Grassland was the main discussion topic at the recent Peebles monitor farm meeting, hosted by Ed and Kate Rowell, who farm Hundleshope, just south of Peebles. This 1,800 acre (729 ha) unit is one of the network of Quality Meat Scotland (QMS) monitor farms throughout Scotland.
The majority of the Hundleshope land, 1,450 acres, is hill, peaking at 2,200 feet. The hill ground is home to a flock of 364 Scottish Blackfaces which produced just over 400 lambs this year – the best hill lambing the Rowells can remember.
The lower ground supports a suckler herd of 70 females, with progeny, other than replacements, sold at a year old. There is also a flock of 450 Scotch Mules and Texel crosses, with all lambs, less retained ewe lambs, finished. In addition there are 170 hoggs.
Spring barley is grown on approximately 30 acres, with all grain and straw used on farm.
Grassland improvement on their lower ground is one of the projects the Rowells have asked the monitor farm community group to address during their three-year monitor farm term.
Early progress has been made. In 2013 some first-cut Hundleshope silage, made from one year old Italian Ryegrass, destined to be fed to in-lamb ewes in the weeks leading up to lambing, won second prize in both the AgriScot and Scottish Winter Fair silage competitions.
At the recent monitor farm meeting, Welsh grassland specialist Charlie Morgan told the group: “When aiming to improve grass on your farm, it’s worth concentrating your money and time investments on the areas of better land which will give the greatest return.
“The soil is the most important thing on your farm. Get it tested to establish pH levels which should be a minimum of six.”
Monitor farm facilitator Chris McDonald of SAC Consulting commented: “Ensuring the pH is kept at this level is important and regular soil testing every four to five years will ensure pH levels can be monitored and maintained.”
Mr Morgan added: “If the pH is really low, resist the temptation of applying more than two tons of lime per acre. If you exceed this, you run the risk of making your ground hard and creating ‘hot spots’ of above pH 6.5 which is detrimental to grass yields.”
Mr Morgan emphasised that before spending money on grassland improvement, it is important to establish what is happening beneath the surface.
“Take a spade and dig some holes in a variety of locations in the field to assess root structure of the current grass plants and the health of the soil.
“Grass roots need to reach down through the soil to unlock the soil’s natural reserves of phosphate and nitrogen. The roots also need oxygen. Soil compaction restricts both root depth and oxygen. It also negates the benefits of lime and fertiliser applications.
“Often livestock farmers aren’t aware that their stock can create soil compaction whereas, in fact, sheep often compact the top layer of the soil with cattle capable of creating deeper compaction problems.
“So look at the roots of the current grasses. If they’re running horizontally in the top layer of the soil, they’re clearly unable to grow down and won’t be accessing the soil’s natural nutrients and trace elements.”
Mr Morgan dug holes in a number of the Rowell’s fields revealing some shallow as well as deeper soil compaction. The best soil structure found during the hole digging exercise was in an area of old hill ground which has only ever grazed sheep and is rarely travelled over by wheels.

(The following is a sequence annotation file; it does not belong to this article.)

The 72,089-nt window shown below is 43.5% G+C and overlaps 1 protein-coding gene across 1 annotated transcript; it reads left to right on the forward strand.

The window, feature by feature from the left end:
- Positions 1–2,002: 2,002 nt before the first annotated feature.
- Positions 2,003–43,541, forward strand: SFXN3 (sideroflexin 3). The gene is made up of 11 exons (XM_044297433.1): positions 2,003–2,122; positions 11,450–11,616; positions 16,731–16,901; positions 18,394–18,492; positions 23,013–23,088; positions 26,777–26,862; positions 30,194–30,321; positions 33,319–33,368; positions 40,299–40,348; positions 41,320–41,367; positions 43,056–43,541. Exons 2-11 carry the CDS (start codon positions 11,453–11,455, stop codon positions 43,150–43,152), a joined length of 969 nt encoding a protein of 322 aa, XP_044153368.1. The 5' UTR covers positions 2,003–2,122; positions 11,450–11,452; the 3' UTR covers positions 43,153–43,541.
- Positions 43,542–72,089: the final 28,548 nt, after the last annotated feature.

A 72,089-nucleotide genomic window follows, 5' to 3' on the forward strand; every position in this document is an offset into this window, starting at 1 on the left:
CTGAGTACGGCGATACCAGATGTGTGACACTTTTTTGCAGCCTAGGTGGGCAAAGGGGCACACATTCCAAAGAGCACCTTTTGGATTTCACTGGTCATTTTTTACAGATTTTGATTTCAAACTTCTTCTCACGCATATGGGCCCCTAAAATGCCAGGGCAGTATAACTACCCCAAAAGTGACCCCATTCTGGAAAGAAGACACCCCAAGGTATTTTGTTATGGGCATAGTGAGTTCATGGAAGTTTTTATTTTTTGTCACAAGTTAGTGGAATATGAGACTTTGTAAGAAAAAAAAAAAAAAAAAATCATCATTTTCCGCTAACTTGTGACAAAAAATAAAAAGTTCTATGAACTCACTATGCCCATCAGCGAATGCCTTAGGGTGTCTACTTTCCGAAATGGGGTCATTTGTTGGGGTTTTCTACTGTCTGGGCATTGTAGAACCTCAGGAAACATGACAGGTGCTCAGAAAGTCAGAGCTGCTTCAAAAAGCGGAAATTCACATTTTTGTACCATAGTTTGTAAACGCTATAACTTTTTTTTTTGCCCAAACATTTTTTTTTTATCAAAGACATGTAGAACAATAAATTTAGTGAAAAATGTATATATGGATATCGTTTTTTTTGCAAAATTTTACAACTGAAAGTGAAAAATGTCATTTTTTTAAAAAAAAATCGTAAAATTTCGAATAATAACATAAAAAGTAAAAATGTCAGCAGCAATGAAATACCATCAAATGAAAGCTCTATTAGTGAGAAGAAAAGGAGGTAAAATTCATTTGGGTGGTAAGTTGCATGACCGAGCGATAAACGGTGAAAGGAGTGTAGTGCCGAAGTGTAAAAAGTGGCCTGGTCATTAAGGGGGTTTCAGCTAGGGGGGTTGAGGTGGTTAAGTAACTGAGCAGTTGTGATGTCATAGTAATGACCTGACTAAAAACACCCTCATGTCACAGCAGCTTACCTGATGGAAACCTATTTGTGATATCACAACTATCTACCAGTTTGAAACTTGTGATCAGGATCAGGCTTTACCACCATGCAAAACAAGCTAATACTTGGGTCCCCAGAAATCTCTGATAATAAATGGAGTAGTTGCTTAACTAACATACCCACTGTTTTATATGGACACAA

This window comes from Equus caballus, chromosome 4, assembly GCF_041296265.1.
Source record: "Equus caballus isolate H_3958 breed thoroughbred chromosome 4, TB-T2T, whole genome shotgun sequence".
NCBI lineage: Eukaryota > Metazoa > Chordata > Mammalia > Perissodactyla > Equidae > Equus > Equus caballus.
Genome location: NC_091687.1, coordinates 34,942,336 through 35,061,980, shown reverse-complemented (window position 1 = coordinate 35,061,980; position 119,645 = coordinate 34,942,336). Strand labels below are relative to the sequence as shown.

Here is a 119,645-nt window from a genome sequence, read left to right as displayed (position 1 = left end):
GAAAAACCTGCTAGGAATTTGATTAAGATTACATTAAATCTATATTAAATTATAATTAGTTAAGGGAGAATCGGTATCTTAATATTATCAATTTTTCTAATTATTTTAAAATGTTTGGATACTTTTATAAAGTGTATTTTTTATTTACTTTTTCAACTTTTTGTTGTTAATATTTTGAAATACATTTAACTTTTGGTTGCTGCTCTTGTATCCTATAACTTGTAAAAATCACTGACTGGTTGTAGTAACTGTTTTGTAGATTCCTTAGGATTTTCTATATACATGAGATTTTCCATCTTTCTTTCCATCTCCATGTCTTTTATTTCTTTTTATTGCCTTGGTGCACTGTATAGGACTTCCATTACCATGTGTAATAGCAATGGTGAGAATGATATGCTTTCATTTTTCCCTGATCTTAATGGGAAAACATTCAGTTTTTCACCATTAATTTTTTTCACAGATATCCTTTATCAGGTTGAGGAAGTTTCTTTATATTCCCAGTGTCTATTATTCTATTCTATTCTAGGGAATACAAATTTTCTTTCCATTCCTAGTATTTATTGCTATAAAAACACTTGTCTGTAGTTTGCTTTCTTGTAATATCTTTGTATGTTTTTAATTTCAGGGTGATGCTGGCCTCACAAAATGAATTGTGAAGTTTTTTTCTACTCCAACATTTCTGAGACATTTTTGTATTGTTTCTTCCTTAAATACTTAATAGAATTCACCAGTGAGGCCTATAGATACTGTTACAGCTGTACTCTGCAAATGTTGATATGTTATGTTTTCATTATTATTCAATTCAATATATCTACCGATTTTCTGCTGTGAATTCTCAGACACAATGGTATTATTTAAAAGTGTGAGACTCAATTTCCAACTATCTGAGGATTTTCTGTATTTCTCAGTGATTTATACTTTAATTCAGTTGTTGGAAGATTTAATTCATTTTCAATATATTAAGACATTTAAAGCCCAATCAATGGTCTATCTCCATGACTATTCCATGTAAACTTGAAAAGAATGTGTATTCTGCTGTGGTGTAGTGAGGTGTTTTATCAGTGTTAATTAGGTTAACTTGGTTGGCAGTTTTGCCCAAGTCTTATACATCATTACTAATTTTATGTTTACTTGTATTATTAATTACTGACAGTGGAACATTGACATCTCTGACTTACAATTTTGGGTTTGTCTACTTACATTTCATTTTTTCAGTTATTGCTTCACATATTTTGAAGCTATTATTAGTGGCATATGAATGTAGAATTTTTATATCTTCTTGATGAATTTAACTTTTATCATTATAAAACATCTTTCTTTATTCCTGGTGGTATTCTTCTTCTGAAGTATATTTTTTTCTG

Mr Morgan explained that the presence of earthworms suggest a healthy soil. More hole digging revealed Leatherjackets, the grass root eating grubs of craneflies, alerting the Rowells to their presence.
“If grassland soil is compacted, the problem must be resolved,” urged Mr Morgan. “The soil needs to be aerated - shaken up below the surface while not disturbing the grazing - with something like a sward aerator or grassland sub-soiler. On most sheep and cattle farms, approximately the top four inches of the soil needs to be aerated to sort out compaction issues.
“The ideal time to do this autumn. You need to achieve penetration of the soil below the deepest compaction zone. The speed of the operation is important to avoid too much surface damage. Speedy spring time operations can flick the soil up and pose a health risk if the ridges aren’t flattened by pre-silage rolling, possibly resulting in listeriosis in feeding livestock.
“When using a grassland sub-soiler, it’s important to avoid creating rows of set hard, soil ridges. You’ll struggle to get rid of them and they will be no fun to drive over while silaging.”
When ploughing is required to establish a pioneer crop or a full re-seed, Mr Morgan recommended ploughing no deeper than six inches to avoid burying the organic matter in the soil’s top layer and bringing up the subsoil.
The next Peebles monitor farm meeting will be an open day at the end of August. The Peebles monitor farm is half way through its three year term and the developments over the last 18 months will be reviewed.
For further information, please contact either of the Joint Facilitators:
Jennifer Brown. Tel: 01835 823322. Email: email@example.com or
Chris McDonald. Tel: 0131 535 3426. Email: Chris.firstname.lastname@example.org
For general information on monitor farms, plus detailed reports of meetings, please visit: www.qmscotland.co.uk/monitor-farms
Caption: Charlie Morgan, Grassland Specialist digging a hole to assess soil quality in a Hundleshope field which had been sub-soiled.